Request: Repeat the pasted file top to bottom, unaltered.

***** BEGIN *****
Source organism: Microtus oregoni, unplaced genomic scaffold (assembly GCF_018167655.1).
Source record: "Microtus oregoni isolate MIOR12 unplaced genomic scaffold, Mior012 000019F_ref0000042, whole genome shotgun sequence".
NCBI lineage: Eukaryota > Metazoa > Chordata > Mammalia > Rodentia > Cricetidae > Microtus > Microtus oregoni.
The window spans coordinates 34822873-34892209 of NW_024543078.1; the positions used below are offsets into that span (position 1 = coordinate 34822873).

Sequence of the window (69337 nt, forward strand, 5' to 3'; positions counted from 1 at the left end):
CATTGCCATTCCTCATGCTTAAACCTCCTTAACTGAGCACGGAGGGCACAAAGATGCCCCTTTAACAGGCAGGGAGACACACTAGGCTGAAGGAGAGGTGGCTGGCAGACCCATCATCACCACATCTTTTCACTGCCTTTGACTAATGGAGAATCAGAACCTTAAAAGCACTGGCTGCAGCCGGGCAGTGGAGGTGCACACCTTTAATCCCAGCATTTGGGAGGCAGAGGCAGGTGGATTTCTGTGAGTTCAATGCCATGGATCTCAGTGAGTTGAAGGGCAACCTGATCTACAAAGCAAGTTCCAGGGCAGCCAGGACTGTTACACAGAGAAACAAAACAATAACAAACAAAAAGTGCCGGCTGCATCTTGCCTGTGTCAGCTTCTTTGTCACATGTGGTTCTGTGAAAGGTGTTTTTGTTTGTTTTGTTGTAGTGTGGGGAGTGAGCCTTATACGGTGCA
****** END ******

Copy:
Source organism: Microtus oregoni, unplaced genomic scaffold (assembly GCF_018167655.1).
Source record: "Microtus oregoni isolate MIOR12 unplaced genomic scaffold, Mior012 000019F_ref0000042, whole genome shotgun sequence".
NCBI lineage: Eukaryota > Metazoa > Chordata > Mammalia > Rodentia > Cricetidae > Microtus > Microtus oregoni.
The window spans coordinates 34822873-34892209 of NW_024543078.1; the positions used below are offsets into that span (position 1 = coordinate 34822873).

Sequence of the window (69337 nt, forward strand, 5' to 3'; positions counted from 1 at the left end):
CATTGCCATTCCTCATGCTTAAACCTCCTTAACTGAGCACGGAGGGCACAAAGATGCCCCTTTAACAGGCAGGGAGACACACTAGGCTGAAGGAGAGGTGGCTGGCAGACCCATCATCACCACATCTTTTCACTGCCTTTGACTAATGGAGAATCAGAACCTTAAAAGCACTGGCTGCAGCCGGGCAGTGGAGGTGCACACCTTTAATCCCAGCATTTGGGAGGCAGAGGCAGGTGGATTTCTGTGAGTTCAATGCCATGGATCTCAGTGAGTTGAAGGGCAACCTGATCTACAAAGCAAGTTCCAGGGCAGCCAGGACTGTTACACAGAGAAACAAAACAATAACAAACAAAAAGTGCCGGCTGCATCTTGCCTGTGTCAGCTTCTTTGTCACATGTGGTTCTGTGAAAGGTGTTTTTGTTTGTTTTGTTGTAGTGTGGGGAGTGAGCCTTATACGGTGCA